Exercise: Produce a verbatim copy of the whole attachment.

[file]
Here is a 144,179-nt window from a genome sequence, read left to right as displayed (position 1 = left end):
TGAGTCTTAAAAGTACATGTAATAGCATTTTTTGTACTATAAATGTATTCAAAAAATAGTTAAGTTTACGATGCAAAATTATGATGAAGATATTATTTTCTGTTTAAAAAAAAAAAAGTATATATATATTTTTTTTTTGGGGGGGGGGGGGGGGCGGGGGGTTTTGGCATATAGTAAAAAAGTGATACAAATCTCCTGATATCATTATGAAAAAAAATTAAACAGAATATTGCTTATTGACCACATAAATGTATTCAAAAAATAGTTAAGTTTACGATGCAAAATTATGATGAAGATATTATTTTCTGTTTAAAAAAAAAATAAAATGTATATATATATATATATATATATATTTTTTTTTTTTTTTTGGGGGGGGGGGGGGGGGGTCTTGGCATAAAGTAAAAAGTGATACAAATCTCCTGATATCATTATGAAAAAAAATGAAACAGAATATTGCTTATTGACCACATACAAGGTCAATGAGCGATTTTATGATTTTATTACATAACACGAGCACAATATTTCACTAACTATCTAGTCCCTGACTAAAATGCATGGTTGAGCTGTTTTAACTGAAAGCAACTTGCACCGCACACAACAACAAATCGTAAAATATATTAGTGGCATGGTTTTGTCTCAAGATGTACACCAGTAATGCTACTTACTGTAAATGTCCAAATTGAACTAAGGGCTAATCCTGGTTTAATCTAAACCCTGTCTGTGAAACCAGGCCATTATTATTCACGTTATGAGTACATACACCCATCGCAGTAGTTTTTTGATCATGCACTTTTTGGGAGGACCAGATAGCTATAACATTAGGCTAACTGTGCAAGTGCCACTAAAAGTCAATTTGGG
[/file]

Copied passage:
Here is a 144,179-nt window from a genome sequence, read left to right as displayed (position 1 = left end):
TGAGTCTTAAAAGTACATGTAATAGCATTTTTTGTACTATAAATGTATTCAAAAAATAGTTAAGTTTACGATGCAAAATTATGATGAAGATATTATTTTCTGTTTAAAAAAAAAAAAGTATATATATATTTTTTTTTTGGGGGGGGGGGGGGGGCGGGGGGTTTTGGCATATAGTAAAAAAGTGATACAAATCTCCTGATATCATTATGAAAAAAAATTAAACAGAATATTGCTTATTGACCACATAAATGTATTCAAAAAATAGTTAAGTTTACGATGCAAAATTATGATGAAGATATTATTTTCTGTTTAAAAAAAAAATAAAATGTATATATATATATATATATATATATTTTTTTTTTTTTTTTGGGGGGGGGGGGGGGGGGTCTTGGCATAAAGTAAAAAGTGATACAAATCTCCTGATATCATTATGAAAAAAAATGAAACAGAATATTGCTTATTGACCACATACAAGGTCAATGAGCGATTTTATGATTTTATTACATAACACGAGCACAATATTTCACTAACTATCTAGTCCCTGACTAAAATGCATGGTTGAGCTGTTTTAACTGAAAGCAACTTGCACCGCACACAACAACAAATCGTAAAATATATTAGTGGCATGGTTTTGTCTCAAGATGTACACCAGTAATGCTACTTACTGTAAATGTCCAAATTGAACTAAGGGCTAATCCTGGTTTAATCTAAACCCTGTCTGTGAAACCAGGCCATTATTATTCACGTTATGAGTACATACACCCATCGCAGTAGTTTTTTGATCATGCACTTTTTGGGAGGACCAGATAGCTATAACATTAGGCTAACTGTGCAAGTGCCACTAAAAGTCAATTTGGG